Russell resident Shelley Chernin who supports the 511 Russell Citizens Park District stood outside the polling places on Tuesday, informing people about the park issues. “A lot of people were asking for explanations,” she said. They were confused about the park districts and the levies. “People were coming not knowing the issues. They didn’t understand.”
One of the things that confused people as well is that the numbers of the park districts were not on the ballot so they said they did not know which park district levy they were voting on, Ms. Chernin said.
Resident Barbara Berkeley who supports the Russell Citizens Park District and its levy said she is disappointed with the levy defeat because the 511 park district has no source of revenue.
More controversy between the parks surfaced late last month when the older 1545 park board decided to lease most of its land to the county Geauga Park District. That move came after the Geauga County Budget Commission refused to approve the 1545 park district’s 2019 budget by the August deadline due to accounting errors. Without approval, the district is unable to collect tax revenue for two years. The budget issue remains in limbo.
After the leasing agreement was signed, one 1545 board member told residents to vote no on the levy.
Dr. Berkeley said the move really confused residents.
“It was unfortunate and made it difficult to adequately explain the situation to those who were voting,” Dr. Berkeley said.
The 1545 Russell Park District proposed 0.5-mill levy that would have raised $128,000 annually. If passed, it would have cost residents $17.50 for each $100,000 of home valuation.
Scott Wayt, chairman of the 1545 park district board, said Tuesday that he was not surprised by the outcome of the vote, fully expecting the levy to be defeated. Fellow board members Dennis Suhay and Donna Weiss Carson had no comments.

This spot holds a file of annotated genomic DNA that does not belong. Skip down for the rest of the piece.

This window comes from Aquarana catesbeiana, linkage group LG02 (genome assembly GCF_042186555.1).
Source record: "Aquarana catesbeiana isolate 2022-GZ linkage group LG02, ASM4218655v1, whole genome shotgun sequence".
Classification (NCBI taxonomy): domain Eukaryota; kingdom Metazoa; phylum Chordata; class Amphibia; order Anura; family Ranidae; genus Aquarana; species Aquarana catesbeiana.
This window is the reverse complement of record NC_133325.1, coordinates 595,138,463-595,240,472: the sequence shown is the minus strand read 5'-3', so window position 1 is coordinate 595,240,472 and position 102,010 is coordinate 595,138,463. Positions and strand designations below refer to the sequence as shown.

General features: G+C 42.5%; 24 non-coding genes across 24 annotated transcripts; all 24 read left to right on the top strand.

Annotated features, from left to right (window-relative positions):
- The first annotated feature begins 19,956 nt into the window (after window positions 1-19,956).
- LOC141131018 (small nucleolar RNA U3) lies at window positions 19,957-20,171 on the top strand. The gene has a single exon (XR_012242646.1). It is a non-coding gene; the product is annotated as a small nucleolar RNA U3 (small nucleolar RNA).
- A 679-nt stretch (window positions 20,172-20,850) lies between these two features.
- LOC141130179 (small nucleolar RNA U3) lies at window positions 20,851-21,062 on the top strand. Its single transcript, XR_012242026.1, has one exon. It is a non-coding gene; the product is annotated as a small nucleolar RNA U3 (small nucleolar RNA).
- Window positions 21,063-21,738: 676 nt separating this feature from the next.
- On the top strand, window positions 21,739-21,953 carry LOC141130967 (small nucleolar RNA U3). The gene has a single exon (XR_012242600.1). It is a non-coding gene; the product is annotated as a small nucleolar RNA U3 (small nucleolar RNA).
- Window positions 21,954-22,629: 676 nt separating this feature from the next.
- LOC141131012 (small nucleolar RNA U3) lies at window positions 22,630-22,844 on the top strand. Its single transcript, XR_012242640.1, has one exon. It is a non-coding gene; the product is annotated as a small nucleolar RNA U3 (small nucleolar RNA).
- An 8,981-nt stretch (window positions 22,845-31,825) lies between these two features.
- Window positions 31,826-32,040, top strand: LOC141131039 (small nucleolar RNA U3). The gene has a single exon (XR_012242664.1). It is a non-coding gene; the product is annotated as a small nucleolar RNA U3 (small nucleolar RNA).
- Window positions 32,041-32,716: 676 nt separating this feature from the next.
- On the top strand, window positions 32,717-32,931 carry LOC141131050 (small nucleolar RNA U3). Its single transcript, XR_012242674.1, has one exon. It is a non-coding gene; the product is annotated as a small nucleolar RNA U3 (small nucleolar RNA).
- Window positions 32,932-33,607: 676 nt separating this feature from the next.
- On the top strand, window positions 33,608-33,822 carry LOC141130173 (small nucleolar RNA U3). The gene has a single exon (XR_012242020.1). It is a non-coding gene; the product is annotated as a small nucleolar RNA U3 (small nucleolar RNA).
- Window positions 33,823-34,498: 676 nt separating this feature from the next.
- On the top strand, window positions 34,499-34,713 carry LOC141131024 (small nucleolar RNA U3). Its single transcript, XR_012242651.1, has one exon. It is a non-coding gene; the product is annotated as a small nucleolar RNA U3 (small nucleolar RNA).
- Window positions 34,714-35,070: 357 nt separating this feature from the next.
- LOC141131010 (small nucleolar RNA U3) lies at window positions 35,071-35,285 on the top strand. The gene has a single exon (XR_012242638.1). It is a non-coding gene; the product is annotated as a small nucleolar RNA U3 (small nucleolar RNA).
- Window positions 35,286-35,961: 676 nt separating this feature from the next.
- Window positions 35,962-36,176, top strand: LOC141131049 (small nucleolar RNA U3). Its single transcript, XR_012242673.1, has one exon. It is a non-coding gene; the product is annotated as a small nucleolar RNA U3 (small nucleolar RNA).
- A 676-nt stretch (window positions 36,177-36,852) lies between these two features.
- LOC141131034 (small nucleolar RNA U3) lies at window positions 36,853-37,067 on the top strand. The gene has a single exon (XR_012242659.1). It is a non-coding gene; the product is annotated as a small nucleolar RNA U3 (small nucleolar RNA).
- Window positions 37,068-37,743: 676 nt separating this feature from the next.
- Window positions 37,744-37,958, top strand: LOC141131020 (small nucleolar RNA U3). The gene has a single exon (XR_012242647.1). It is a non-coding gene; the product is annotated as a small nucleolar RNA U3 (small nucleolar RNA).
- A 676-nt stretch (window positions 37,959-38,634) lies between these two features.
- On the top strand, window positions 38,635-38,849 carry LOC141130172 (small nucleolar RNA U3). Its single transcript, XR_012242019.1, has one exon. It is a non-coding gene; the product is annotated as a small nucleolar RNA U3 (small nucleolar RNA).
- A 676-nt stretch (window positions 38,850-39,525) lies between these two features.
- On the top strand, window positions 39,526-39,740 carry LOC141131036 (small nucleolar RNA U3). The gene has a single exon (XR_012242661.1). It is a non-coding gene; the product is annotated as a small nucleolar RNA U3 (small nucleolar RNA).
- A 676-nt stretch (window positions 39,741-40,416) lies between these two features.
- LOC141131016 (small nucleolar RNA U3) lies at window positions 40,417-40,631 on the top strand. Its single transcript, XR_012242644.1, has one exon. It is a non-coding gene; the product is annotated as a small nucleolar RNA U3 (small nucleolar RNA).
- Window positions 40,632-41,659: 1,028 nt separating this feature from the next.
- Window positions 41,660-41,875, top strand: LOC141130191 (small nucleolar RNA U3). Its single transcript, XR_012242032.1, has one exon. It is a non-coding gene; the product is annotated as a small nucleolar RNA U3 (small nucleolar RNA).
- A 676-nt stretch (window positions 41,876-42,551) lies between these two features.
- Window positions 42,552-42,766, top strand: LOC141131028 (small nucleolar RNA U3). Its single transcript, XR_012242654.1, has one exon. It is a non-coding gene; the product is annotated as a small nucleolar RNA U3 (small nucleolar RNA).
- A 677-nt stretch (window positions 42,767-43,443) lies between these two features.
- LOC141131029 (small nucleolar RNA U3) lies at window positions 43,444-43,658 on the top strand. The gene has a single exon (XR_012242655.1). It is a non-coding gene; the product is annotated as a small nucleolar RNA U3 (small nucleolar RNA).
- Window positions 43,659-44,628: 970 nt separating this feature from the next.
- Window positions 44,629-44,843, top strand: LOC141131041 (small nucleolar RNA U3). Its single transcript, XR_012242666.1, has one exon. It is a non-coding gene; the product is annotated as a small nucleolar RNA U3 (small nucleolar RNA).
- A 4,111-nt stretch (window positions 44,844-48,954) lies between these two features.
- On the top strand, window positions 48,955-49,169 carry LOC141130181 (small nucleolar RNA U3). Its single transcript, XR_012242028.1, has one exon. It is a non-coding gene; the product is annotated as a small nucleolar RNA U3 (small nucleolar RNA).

The 1545 park district board’s surprise decision, because of budgetary reasons, to lease about 200 acres of Russell parklands to the Geauga Park District means the township parks can be properly maintained by the larger park district, Mr. Wayt said. Geauga Park District has the funding and staff to care for the township parklands, he said.
Following the lease agreement, Mr. Wayt advised residents to defeat the levy.
The lease started Nov. 1 and Geauga Park District rangers will be at the parks, keeping an eye on things, he said.
The 1545 park district holds over 422 acres of parkland in the township and has conservation easements on 93.5 percent of the property, held by the Western Reserve Land Conservancy, according to Mr. Wayt.
Mr. Wayt said if the 0.5-mill levy had passed, the funding would have been used in a number of areas, including designing a Modroo park plan with input from the Western Reserve Land Conservancy, local landscape architects and other park boards.
They would implement the Modroo plan including development of a trail, and they would place conservation easements on the remaining 27.5 acres of the Modroo parkland.
The levy would also have been used to maintain Russell Uplands Preserve, Modroo and other Russell parkland as needed. They would have set aside funds for future land purchases and for park operations, Mr. Wayt said.
None of that can be done now that the levy has been defeated.
The 1545 park board recently approved 2018 permanent appropriations of $84,926 and increased the amount of 2018 purchase orders for a number of items. They include $20,000 for legal services and $14,000 for accounting services.